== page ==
Melbourne, Australia – Novak Djokovic has found this trip to Australia a lot less complicated and a lot more successful than it was a year ago.
Unable to enter his best event of 2022 after being deported from the country because he was not vaccinated against COVID-19, Djokovic achieved everything he wanted in his comeback: he resumed his winning ways at Melbourne Park and returned to the top of tennis.
Djokovic had only a brief challenge in Sunday night’s final, simply bettered in the decisive moments and outlasted Stefanos Tsitsipas 6-3, 7-6(4), 7-6(5) to claim a record tenth Australian Open and record title. 22 in the Grand Slams. As a bonus, Djokovic will jump from fifth to number one in the ATP rankings, a place he has already held for more weeks than any other player.
“It’s the greatest thing I’ve ever held a tennis racket,” said Tsitsipas.
Djokovic extended his unbeaten streak in Melbourne to 28 matches, the longest in a tournament for a man in the Open Era, dating back to 1968. He added his 10th trophy there to seven from Wimbledon, and three from the US Open – where he also missed last year. Due to the lack of infection with the Corona virus – and two in the French Open to match his rival Rafael Nadal for more than one player in the history of tennis.
Margaret Court, 24, Serena Williams, 23, and Stevie Graf, 22, have the most among the women.
It was also the 93rd ATP Tour title for Djokovic, allowing the 35-year-old from Serbia to break a tie with Nadal for fourth. Jimmy Connors holds this mark at 109.
Djokovic was appearing in his 33rd World Cup final, and Tsitsipas in his second – the 24-year-old from Greece also finished another loss to Djokovic, at the 2021 French Open.
🏆 🏆 🏆 🏆 🏆 Champion 🏆 🏆 🏆 🏆 🏆@employee Master Melbourne for the tenth time!wwos • espn • @tweet • @employee • #AusOpen • #AO2023 pic.twitter.com/ZThnTrIXdt
– #AusOpen (@AustralianOpen) January 29, 2023
He was superior throughout against Tsitsipas, but especially in the tie-break. He went 4-1 first and after being 4-all, pulled three points in a row. He led 5-0 in the closing tiebreaker, and when it was over, he pointed at his temples and then ran up to the stands, pumped his fist and jumped with his coach, Goran Ivanisevic, and other members of his entourage, and broke down crying.
Few doubt this is no consolation for Tsitsipas, but there is no shame in failing to defeat Djokovic in Melbourne. Challenging his dominance on those blue hard courts is every time a monumental undertaking like taking on Nadal on the red clay at Roland Garros.
Perhaps surprisingly, Tsitsipas was willing to engage in the kind of foot-aching, lung-burning sprinting that Djokovic has built his superlative career on. How do you work it out? Of the points that lasted at least five strokes, Djokovic won 43, Tsitsipas 30,
Then again, on those rare occasions that Tsitsipas did find the net, he likely regretted the choice, as Djokovic often conjured up a passing shot that was difficult to handle.
Another of Djokovic’s strengths is the rematch, and he collected three break points in the space of 17 minutes, turning the latter into a quick 3-1 lead when Tsitsipas double-faulted.
The trophy they were playing for was displayed on a plinth near a corner of the field, and both men had it on hand whenever they walked around in the towels between points at that end.
Pretty close, yes, but for Tsitsipas, it’s never close enough.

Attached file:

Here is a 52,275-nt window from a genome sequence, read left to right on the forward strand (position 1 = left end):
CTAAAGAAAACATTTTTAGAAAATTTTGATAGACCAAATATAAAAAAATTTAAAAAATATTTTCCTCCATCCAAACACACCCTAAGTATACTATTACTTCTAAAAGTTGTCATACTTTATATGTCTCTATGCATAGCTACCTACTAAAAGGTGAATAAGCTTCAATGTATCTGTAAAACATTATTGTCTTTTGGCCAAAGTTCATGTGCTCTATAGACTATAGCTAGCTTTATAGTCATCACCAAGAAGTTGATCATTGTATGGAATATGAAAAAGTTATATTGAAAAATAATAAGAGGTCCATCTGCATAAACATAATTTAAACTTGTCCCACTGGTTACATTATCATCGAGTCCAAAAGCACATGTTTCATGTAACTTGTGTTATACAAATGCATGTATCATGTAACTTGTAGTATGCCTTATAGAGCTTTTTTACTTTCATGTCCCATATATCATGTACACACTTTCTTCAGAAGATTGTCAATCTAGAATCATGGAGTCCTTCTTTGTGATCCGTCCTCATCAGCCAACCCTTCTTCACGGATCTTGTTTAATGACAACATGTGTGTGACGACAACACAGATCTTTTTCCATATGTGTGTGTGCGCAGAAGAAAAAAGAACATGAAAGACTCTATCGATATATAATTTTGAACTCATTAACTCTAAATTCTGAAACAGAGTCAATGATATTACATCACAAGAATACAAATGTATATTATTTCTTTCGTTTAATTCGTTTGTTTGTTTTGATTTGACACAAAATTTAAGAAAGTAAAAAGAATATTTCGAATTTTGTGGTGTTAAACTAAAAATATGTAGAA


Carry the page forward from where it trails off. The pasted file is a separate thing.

It’s not like Tsitsipas played all this badly, other than a series of early misses that seemed more like a product of stress than anything else.
Simply put, Djokovic was just too good. Extremely accurate in his strikes – making only 22 unforced errors, 20 fewer than his opponent – and predictable. Very quick and fluid chase shots (other than one point per second, when Djokovic was running to his left, stumbling). Very dangerous with his return and damaging enough with his strikes.
Djokovic pushes and pushes and pushes more, until the opponent is less than perfect on one shot, either missing or providing an opportunity to pounce.
There has been more than forehands and backhands on Djokovic’s mind over the past two weeks.
There was a not so small issue in last year’s legal saga — he alternately admitted the whole thing was a form of prodding, but also said the other day, “I’m over it” — and curious as to what kind of reception it would get.
He heard plenty of vocal support, but he also dealt with some constant harassment during the competition, including applause after Sunday’s fouls.
A sore left hamstring that was covered hard every game – until the final, when only one piece of beige athletic tape was visible – was bothering him at the start of week 1, leading him to resort to what he said were “too many” pills. Pain relief and other treatments not mentioned in detail.
Then there was the more complicated affair for his father, Srdjan, as he was photographed with a group of people holding Russian flags – one of them holding a picture of Vladimir Putin – after Djokovic’s quarter-final victory. The tournament banned fans from bringing the flags of Russia or Belarus, saying it would lead to disruption due to the ongoing invasion of Ukraine. Both Djokovic and his father said it was a misunderstanding, based on Srjan’s belief that he was with a group of Serbian fans.
Because of that episode, Serjan Djokovic didn’t attend his son’s semi-final victory over Tommy Paul on Friday, and he wasn’t seen at Djokovic’s gym on Sunday.
No matter what, Djokovic manages to excel as he often does, winning 17 straight sets after conceding one in the second round last week.
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